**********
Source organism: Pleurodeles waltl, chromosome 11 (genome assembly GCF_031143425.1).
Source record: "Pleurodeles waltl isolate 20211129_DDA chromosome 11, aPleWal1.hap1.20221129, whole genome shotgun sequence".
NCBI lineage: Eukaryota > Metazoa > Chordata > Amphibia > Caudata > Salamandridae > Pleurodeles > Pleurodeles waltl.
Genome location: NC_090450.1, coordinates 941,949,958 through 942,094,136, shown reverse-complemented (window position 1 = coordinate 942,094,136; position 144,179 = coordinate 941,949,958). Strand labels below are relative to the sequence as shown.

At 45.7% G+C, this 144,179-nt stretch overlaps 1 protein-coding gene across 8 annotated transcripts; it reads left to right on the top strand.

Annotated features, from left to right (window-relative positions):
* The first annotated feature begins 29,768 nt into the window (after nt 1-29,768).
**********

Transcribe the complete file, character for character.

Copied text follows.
Source organism: Pleurodeles waltl, chromosome 11 (genome assembly GCF_031143425.1).
Source record: "Pleurodeles waltl isolate 20211129_DDA chromosome 11, aPleWal1.hap1.20221129, whole genome shotgun sequence".
NCBI lineage: Eukaryota > Metazoa > Chordata > Amphibia > Caudata > Salamandridae > Pleurodeles > Pleurodeles waltl.
Genome location: NC_090450.1, coordinates 941,949,958 through 942,094,136, shown reverse-complemented (window position 1 = coordinate 942,094,136; position 144,179 = coordinate 941,949,958). Strand labels below are relative to the sequence as shown.

At 45.7% G+C, this 144,179-nt stretch overlaps 1 protein-coding gene across 8 annotated transcripts; it reads left to right on the top strand.

Annotated features, from left to right (window-relative positions):
* The first annotated feature begins 29,768 nt into the window (after nt 1-29,768).